Now, as a good liberal I need to make an important point here. China’s rise has been good for the human race. A country of over a billion people deserves a high status in the world’s political system. American conservatives are inclined to see China’s rise as a political failure – but that is quite the wrong way to look at it. This is not just because it has benefited so many Chinese people, who can now adopt middle-class lifestyles – but China’s rise has contributed to a much more efficient world economy, whose benefits have been well beyond its borders, and not least in the USA and other countries in the West.
But there is a problem, both for China and the rest of the world. China’s hybrid system of authoritarian capitalism is not sustainable in the long run. China is far from the only country that has followed this path. In the first half of the 20th Century there were Germany and Japan. In both of these rapid economic success led to political tensions that in turn led to militarism and vastly destructive war. In the second half of the century several East Asian countries have followed the authoritarian capitalist path, which too has led to political tension. There seems to be a choice between allowing democracy to take hold, or moving deeper into totalitarianism. South Korea and Taiwan have decisively taken the democratic path. Indonesia, Malaysia and Thailand are struggling with this choice, though not yet on the totalitarian road. Vietnam has so far successfully avoided the crunch, but it is bound to come there. Singapore resists full democracy, while avoiding outright totalitarianism, and is further down the development path than others – but it is just a city-state.
Under its current leader, Xi Jinping, China has opted for decisively for totalitarianism, and is taking Hong Kong with it. What do I mean by totalitarianism? It is a political system where a highly centralised elite, usually with a clear single leader, attempts to control all aspects of life. This includes non-political values and the editing, and rewriting, of history. The concept of objective truth is discarded so that pretty much any statement is valued purely on its political implications. The reach of public policy often takes in the private foibles of the senior leader – in China the government wants to stamp out effeminacy among men, for example. The Chinese Communist elite has decided that any admission that the Party is, or ever has been, mistaken is a political challenge that must be crushed. Hence its difficulties in confronting covid. A change of policy might in fact be a sensible response to new facts about the virus – but, especially given the hubris displayed so far, it also makes it look as if the earlier policy was a mistake. The argument that when the facts change so does the policy is not a comfortable one for authoritarians: when the facts change, so might your legitimacy.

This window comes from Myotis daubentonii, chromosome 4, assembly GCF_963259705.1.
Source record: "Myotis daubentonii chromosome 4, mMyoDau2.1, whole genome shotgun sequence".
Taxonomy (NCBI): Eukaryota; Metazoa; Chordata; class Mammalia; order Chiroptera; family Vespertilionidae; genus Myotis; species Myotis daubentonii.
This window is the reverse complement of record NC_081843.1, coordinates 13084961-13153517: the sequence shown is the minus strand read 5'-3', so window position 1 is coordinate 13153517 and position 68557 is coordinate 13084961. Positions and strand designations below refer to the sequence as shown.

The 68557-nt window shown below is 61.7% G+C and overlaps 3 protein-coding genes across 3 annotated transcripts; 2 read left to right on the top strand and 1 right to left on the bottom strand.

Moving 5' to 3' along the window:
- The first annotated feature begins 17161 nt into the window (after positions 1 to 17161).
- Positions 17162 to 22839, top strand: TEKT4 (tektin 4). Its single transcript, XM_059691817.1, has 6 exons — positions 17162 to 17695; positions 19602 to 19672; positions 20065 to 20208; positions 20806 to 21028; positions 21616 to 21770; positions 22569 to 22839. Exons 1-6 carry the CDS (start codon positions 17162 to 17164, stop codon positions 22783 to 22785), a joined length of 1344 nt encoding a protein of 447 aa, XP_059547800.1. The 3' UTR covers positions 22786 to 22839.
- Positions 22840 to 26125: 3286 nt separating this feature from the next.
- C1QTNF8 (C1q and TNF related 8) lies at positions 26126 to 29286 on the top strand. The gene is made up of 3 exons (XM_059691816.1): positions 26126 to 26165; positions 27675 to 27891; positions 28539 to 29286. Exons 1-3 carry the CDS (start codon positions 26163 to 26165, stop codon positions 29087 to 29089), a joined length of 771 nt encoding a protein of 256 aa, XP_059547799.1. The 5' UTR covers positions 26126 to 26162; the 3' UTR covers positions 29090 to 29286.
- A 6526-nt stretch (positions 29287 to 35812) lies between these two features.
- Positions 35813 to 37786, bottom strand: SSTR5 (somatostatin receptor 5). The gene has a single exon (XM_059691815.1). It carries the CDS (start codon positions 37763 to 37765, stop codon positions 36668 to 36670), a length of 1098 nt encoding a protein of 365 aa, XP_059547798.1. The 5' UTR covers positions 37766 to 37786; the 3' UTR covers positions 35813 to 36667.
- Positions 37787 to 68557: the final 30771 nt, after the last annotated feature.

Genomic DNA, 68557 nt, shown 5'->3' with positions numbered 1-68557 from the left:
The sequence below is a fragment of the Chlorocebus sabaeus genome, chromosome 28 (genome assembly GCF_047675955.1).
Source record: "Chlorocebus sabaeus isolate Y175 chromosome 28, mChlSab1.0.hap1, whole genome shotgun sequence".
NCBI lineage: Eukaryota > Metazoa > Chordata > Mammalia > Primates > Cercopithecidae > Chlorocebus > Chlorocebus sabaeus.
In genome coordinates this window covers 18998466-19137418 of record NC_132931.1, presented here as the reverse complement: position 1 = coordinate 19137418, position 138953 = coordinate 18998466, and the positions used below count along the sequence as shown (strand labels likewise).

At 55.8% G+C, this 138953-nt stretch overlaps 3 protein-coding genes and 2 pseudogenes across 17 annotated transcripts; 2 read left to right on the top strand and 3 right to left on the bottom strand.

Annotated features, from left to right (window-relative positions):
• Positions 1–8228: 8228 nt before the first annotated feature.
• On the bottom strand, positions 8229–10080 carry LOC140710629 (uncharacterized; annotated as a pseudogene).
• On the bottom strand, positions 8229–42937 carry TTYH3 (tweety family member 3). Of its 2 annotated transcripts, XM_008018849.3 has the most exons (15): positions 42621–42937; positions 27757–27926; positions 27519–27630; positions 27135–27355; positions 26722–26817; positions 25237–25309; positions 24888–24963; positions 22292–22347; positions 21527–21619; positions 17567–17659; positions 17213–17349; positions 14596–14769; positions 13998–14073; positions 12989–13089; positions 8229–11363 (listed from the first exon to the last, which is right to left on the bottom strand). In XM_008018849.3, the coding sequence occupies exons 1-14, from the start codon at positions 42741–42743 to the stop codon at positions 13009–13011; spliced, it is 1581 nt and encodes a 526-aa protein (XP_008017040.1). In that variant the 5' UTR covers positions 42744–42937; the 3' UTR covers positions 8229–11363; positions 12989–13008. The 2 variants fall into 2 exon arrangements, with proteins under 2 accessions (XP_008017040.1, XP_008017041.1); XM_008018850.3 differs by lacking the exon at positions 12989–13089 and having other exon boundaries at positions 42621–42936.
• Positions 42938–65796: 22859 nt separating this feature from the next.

We come to a basic problem with authoritarian systems. They rely heavily on an elite of no more than a few hundred people, personally known to each other. Beyond this it is impossible to trust people completely. And the further they follow the totalitarian path, the greater this reliance becomes. There is simply a limit to the amount of information that such a small elite can process. The public health authorities in Wuhan, where the covid outbreak started, were not able to take clear, independent decisions, but felt that their duty was to suppress information about anything that looked bad. China has worked hard to make its elite work efficiently, including by leveraging it with technology. The country is placing heavy hopes on the use of Artificial Intelligence (AI). Singapore’s ruling elite is doing much the same thing with some success – but it is one thing to manage a city state, and another a country of one billion people. For China’s ruling elite the problems are mounting. Here are a few of them.
The first problem is demographics. Thanks both to Mao’s one-child policy, and to the normal dynamics of economic development, the ratio of working-age people to older people is in the process of rapid decline. The overall population of the country is starting to fall. For all the country’s economic advances, a Western-style system of welfare has not been developed. This will require a radical reshaping of the Chinese economy with high economic productivity increasingly focused on domestic needs – and, surely, a greater dependence on imports.